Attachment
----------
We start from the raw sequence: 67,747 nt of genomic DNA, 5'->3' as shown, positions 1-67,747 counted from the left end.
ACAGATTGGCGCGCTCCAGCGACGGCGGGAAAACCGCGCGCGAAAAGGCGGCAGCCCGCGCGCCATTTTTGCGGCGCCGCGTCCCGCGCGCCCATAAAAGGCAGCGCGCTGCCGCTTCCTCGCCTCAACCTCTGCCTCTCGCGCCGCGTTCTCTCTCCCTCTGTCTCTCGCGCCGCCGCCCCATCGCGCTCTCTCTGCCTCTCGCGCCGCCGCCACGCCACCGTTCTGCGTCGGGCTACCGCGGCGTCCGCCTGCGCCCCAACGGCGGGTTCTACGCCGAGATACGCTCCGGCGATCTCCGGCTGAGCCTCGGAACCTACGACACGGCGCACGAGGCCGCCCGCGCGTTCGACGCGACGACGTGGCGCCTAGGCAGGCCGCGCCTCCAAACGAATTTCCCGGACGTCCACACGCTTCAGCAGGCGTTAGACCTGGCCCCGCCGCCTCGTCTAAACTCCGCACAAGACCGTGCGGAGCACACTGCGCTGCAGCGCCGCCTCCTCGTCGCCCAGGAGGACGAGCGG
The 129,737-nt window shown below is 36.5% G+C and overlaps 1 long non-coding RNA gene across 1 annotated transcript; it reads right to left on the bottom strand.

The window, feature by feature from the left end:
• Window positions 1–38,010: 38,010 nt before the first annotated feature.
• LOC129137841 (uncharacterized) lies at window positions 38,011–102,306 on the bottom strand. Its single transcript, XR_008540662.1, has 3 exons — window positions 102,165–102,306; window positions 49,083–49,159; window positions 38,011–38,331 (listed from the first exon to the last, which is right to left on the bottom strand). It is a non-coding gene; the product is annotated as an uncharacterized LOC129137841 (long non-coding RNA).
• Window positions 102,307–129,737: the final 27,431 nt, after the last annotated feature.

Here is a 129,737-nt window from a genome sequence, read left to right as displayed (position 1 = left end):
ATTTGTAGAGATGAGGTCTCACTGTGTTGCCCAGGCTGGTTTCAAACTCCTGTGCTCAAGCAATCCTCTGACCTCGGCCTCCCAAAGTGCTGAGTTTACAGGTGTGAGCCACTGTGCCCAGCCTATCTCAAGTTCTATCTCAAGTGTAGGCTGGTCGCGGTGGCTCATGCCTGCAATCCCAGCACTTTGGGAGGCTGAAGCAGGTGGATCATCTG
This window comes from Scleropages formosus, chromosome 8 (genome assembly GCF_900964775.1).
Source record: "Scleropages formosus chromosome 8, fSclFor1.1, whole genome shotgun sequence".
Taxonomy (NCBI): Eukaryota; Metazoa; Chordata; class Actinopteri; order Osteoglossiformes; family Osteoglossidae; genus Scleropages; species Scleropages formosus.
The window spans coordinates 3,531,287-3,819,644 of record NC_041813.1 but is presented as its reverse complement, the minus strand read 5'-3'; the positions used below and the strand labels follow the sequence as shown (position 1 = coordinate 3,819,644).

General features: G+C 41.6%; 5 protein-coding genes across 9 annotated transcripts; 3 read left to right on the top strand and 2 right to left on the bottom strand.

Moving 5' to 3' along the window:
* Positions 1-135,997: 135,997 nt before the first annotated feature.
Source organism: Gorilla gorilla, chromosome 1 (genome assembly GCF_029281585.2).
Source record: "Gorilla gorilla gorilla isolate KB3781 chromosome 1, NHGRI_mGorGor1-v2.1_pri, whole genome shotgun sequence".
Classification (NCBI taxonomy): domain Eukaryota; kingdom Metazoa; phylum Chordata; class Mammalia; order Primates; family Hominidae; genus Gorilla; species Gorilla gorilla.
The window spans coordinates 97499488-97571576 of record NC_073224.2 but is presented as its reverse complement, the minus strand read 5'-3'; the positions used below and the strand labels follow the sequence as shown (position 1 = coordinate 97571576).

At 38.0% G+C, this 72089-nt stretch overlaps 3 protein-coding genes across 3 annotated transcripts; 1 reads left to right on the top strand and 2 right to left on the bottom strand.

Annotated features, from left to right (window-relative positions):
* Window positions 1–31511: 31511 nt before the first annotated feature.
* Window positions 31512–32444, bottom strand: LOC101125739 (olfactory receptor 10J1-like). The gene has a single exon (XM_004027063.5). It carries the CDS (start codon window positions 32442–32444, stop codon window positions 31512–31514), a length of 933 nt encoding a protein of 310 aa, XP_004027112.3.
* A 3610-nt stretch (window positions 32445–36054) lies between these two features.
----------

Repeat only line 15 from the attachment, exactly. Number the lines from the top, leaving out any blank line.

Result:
Moving 5' to 3' along the window: